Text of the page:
Using a Light Meter

I occurred to me that I am supposed to record the things I learned when doing this module, well this is something I refreshed rather than learned but it is a very important part of the technical side of studio photography.

In the past I have like many people relied on the wonder of digital photography’s ability to use trial and error, however it seemed to me that we did not do that in the days of film and that I was loosing something of the skill of a photographer by doing this.

What I am talking about is bracketing the exposure and tweaking the lights and keep re-shooting until the lighting is perfect, what set me off on this quest was watching a video of Andre Serrano working in Cuba with his trusty Hasselblad medium format film camera. He was spending a lot of time with a light meter doing calculations then taking a polaroid the measuring again and tweaking the settings until he was happy before exposing the film.

I had been taught to set up my desired exposure often 125/sec at somewhere about f16 (I later discovered the was because the studio I learned in had 1200W flash heads I have 300W Flash heads) then to adjust the lighting until the right balance was had to paint the light where it was desired. Then take an image and adjust the aperture until the result was perfect.

This does work and many photographers do it this way, I however am doing a degree which is meant to be about learning so I decided to refresh my knowledge and use a light meter. I am very lucky to have a rather nice Sekonic light meter which is also a spot meter, I bought this for black and white film work to help me use the zone system.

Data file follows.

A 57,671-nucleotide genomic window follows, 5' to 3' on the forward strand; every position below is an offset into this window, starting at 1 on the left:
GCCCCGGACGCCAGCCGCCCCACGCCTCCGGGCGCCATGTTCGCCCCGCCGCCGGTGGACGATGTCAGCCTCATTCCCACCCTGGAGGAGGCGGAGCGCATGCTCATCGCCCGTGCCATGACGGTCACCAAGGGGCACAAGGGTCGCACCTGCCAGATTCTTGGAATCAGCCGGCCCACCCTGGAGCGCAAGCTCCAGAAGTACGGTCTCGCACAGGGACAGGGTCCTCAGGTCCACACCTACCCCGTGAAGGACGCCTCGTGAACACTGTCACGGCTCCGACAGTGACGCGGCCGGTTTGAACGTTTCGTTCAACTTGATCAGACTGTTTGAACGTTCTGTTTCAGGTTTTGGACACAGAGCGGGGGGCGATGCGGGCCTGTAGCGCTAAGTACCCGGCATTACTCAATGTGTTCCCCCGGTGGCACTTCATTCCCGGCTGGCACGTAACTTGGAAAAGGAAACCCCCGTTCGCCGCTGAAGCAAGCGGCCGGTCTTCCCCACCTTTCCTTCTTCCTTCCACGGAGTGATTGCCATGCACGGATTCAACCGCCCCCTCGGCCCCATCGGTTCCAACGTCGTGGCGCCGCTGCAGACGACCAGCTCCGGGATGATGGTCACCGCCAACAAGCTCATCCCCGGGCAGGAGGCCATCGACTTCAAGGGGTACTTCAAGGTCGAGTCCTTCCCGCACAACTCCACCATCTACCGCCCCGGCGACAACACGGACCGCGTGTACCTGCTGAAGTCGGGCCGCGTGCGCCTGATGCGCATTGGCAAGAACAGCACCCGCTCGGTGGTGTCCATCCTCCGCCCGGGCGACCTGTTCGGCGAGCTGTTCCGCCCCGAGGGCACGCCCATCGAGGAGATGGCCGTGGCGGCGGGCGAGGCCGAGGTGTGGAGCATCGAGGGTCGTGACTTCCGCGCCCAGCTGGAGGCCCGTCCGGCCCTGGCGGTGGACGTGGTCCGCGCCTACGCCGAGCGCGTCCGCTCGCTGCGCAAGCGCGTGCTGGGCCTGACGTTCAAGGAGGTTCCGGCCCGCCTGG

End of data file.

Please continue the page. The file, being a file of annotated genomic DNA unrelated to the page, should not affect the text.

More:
So this is what I learned:

First my set up:

The setup consists of the lights to be metered and my light meter mounted on a stand where the model should be. Here is a 3D render of that, please excuse the use of a speed-light to represent the light meter but there is no light meter on a stand in the tool box in Set A Light:

The light meter was set to take a reading when it detected a flash, I started with the key light and switched off the fill light, stet the power of the key light to about 50% and took a reading.

Lets assume it read f5.6 at 125/second, I now have to decide what ratio I am aiming for, lets say we want a 4:1 ratio so we get quite a difference. From the chart I posted earlier I would need a 2 stop difference between the lights to acheive this, so the fill light would need to give a reading of f11.

I switched off the key light switched on the fill light and again tested the flash, if the reading is not f11 the power must be adjusted up or down to bring the reading to f11.

Sometimes the light can be switched down to minimum power and it is still too bright to get a reading of f11, in this case you must either increase the key light so that it is 2 stops brighter than the eventual reading of the fill light or you can move the fill light back and rely on the inverse square law to make the light fall off quickly enough to make the desired f11 reading. Be careful of this last method as it can change the look and feel of your lighting set up.

Once you have the setup correct you set your camera to the reading from the key light, it is important to remember that the correct reading renders the light to an 18% grey level in the image so you may have to increase or decrease the aperture to get the desired contrast range. This is something that the zone system takes care of if creating black and white.